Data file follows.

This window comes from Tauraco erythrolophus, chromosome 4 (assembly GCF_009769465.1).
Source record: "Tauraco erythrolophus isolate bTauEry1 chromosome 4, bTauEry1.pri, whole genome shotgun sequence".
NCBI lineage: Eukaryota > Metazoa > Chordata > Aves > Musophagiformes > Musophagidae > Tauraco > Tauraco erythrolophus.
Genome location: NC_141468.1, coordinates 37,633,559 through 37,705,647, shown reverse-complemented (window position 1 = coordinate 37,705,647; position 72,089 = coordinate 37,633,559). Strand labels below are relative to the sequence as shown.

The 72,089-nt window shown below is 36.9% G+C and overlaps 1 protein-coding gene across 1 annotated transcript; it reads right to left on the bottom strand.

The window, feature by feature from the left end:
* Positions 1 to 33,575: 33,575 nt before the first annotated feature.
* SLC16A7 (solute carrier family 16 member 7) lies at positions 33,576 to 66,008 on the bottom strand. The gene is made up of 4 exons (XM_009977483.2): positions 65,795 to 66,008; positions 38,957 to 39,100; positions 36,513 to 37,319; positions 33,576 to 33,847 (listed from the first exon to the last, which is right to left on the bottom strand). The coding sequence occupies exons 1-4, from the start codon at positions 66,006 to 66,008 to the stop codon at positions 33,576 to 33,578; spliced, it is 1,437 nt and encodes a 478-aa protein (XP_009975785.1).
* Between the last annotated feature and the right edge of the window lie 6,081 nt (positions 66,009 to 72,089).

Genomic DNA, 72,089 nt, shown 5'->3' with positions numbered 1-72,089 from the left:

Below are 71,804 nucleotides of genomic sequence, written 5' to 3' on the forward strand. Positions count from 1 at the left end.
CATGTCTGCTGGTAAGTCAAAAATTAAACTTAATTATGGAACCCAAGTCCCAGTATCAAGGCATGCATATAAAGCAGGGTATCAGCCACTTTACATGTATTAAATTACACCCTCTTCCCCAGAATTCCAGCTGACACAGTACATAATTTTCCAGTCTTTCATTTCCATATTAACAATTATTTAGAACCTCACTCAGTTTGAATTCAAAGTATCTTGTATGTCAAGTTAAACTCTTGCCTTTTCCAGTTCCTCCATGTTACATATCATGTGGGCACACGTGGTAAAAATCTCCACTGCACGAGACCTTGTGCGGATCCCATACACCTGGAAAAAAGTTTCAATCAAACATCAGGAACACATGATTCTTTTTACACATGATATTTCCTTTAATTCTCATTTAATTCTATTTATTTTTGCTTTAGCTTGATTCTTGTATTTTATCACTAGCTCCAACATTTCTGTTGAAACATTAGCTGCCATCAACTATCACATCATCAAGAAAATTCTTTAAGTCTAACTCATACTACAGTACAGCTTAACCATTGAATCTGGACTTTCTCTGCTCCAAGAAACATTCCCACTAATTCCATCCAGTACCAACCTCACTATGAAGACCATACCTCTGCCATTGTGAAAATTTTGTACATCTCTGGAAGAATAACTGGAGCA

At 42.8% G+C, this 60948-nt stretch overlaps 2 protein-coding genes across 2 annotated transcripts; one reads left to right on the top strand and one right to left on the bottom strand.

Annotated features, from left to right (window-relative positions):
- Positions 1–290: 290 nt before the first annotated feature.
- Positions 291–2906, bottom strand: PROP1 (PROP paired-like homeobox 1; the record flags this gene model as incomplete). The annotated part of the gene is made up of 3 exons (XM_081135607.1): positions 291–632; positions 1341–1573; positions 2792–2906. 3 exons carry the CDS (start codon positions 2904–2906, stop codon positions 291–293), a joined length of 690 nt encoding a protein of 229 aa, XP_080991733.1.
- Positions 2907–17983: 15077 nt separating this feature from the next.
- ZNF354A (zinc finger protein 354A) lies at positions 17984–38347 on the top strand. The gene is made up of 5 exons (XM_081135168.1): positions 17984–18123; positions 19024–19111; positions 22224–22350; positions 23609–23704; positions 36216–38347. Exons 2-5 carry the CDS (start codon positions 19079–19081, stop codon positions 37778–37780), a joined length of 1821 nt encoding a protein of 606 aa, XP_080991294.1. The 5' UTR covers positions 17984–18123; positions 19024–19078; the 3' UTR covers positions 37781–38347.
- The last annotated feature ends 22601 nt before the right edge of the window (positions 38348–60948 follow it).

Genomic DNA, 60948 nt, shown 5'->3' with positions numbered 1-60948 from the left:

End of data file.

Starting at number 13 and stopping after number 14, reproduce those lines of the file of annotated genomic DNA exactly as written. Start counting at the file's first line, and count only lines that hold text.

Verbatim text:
At 42.8% G+C, this 60948-nt stretch overlaps 2 protein-coding genes across 2 annotated transcripts; one reads left to right on the top strand and one right to left on the bottom strand.

Annotated features, from left to right (window-relative positions):